mockturtle (hellblazer06) wrote,

this is your village

Oh, what a week it's been. So I shall just retell the highlight, which was seeing Under Milk Wood at the Opera House, and, well, if it wasn't completely wonderful.

It was a terrible Monday, really dire and quite nasty, so when I bottled down the road to the Quay I was actually quite relieved to fling myself into CityExtra. The Peanut Gallery refers to 'slumming it at CityExtra' and it is indeed just a chain restaurant, but it's been there since I was a teenager, it's been there for celebratory cocktails in my yoof, wicked not gone to bed yet breakfasts, miserable very bad day breakfasts and dinners, before theatre dinners, lunch with mates (when I had them). So for me, the pleasing patina of the past, and a menu and decor that hasn't changed in three decades, makes it comfy. And I needed comfy.

So I had the crepe and the crumble (I know, but it's been black tea and hot water the rest of the week) and just two glasses of actually quite drinkable wine, and, oh my, that last glass hit me, and hit me good. Which was the idea, because I was still all tightly clenched after just one glass, but, still, not even an additional cappuccino could give me my sea legs back, but I figured it was all homage to Mr Thomas, to whom I'd raised a glass in tribute at the White Horse Tavern, at least, that's my story, re the wobbly pilgrimage.

And besides, I really was both tired and emotional, which was probably why, when Living Legend Jack Thompson bestrode the stage and began reading, a tear trickled down my cheek. Dear Jack, so familiar, so admired, finally, at last, seeing him there, reading those beautiful, wonderful words like he'd been born to it. I was moved. Sometimes I need something beautiful to remove the ugliness of everyday life.

Of course, the play is nothing but beauty and the ugliness of everyday life. And it is such a stunningly accurate snapshot. Just the description of the night rolling in at the beginning reminded me so much of Wick, another coastal village, and though it's a far whack north of Wales, the tropes were amusingly accurate (and Hamish Macbeth, BallyK, all follow along in Under Milk Wood's footsteps). Such a sly serve on small town intrigues, so pinpricklingly spot on.

The staging was, rare for theatre here, a treat. Yes, we start with a bare black stage as always (sigh) but we had Captain Cat (played by Living Legend Bruce Spence - two living legends for the price of one!) rolling back and forth in a dream tossed recliner chair, and then we had windows out onto the town as backdrop, and the near Busby Berkeley-esque stumping town gossips with their trollies was a laugh out loud joy to behold.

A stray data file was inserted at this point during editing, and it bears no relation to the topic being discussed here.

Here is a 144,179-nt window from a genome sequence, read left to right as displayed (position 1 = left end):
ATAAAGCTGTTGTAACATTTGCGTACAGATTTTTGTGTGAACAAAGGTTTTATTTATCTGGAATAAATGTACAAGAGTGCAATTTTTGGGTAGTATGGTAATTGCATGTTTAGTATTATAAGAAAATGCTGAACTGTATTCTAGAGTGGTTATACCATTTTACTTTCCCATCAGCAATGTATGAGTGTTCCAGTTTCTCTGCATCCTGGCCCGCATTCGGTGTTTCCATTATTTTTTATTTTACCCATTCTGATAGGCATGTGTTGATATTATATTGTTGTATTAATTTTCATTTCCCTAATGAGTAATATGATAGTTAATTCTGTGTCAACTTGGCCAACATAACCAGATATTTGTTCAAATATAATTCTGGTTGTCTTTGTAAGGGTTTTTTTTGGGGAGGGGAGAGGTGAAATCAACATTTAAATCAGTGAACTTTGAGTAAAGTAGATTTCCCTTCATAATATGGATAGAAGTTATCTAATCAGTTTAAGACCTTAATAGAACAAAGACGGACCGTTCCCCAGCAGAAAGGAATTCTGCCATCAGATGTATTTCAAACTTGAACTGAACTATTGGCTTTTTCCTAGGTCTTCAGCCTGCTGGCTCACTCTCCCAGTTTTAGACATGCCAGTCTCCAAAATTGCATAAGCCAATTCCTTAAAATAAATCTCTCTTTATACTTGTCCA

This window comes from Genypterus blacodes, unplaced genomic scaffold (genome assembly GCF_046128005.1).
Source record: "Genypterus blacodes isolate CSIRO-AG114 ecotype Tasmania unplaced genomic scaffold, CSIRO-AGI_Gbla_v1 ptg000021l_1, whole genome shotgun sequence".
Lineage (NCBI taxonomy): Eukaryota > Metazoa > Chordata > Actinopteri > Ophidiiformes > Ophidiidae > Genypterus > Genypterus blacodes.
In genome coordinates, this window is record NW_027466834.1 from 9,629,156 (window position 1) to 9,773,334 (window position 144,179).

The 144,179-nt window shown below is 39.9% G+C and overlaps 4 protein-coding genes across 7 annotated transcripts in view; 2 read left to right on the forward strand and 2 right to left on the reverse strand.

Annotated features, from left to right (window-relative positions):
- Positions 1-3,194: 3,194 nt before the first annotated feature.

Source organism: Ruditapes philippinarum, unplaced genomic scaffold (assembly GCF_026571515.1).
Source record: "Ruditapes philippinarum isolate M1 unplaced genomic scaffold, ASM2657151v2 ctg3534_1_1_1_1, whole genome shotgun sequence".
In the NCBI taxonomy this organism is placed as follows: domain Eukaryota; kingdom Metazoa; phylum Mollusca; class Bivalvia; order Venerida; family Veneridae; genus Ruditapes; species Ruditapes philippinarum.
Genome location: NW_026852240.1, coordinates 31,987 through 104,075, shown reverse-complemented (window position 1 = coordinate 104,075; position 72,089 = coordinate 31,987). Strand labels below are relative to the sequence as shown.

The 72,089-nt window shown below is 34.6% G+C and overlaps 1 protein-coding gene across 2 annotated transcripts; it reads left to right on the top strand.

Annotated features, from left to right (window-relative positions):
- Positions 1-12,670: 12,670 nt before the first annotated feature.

I really, really enjoyed it. Do go and see it, if you can. What a pity the STC doesn't do more live feeds to an international and regional audience.

So I was all happy and cheered up. I wandered back through Vivid, under the giant dancers rolling all over the sails of the Opera House, past the giant glow fish that had cycled past us the week before, in a truly mind boggling moment, past the whirling projections on the MCA, and the crazy cartoon New York scenes projected up onto Customs House. I just loved watching it rain, and the little cars whizzing along the balcony. It's the sort of stuff I've always dug (one of my favourite books as a child was a book about New York in cartoon form. I borrowed it again and again and again from the library and read it to myself - my parents never read to me, or remembered my name, most days). So I stayed and watched it for a bit and loved it, before I checked my watch and knew I had to be home before the door was locked (yes, still operating on that rather draconian system, but it was good training for British B&Bs).

That was Monday. Um. Yeah. Grimm was on telly on Wednesday. That's pretty much it. Another one of those weeks. I kind of got the sense of it, the way my bus was fifteen minutes early when I was only four minutes late on Monday, and I had to wait in the freezing cold another hour and a half for the next one, then a pigeon pooped on my beloved blue coat, which fortunately proved to be spongeable (thank you, M&S).

That sort of week. At least the stolen tickets will be replaced (so I am promised), the IT situation is still not resolved to my satisfaction, satisfaction being measured by everything working as advertised and expected in 2012, fie on your mid 90s dialup speeds and your PC that sounds like a 50s era old truck when I try to start it up. It's a wonder the neighbours haven't complained about the lawnmower-like noise every time I try to turn it on. I deeply suspect I'll not be having to deal with this problem PC for long. I'm already stroking others in stores, but it'll be at least a year before I can afford to buy another, dammit. Sigh. Mutter. Gripe. Chitty Bang Bang, Chitty Chitty Bang Bang...

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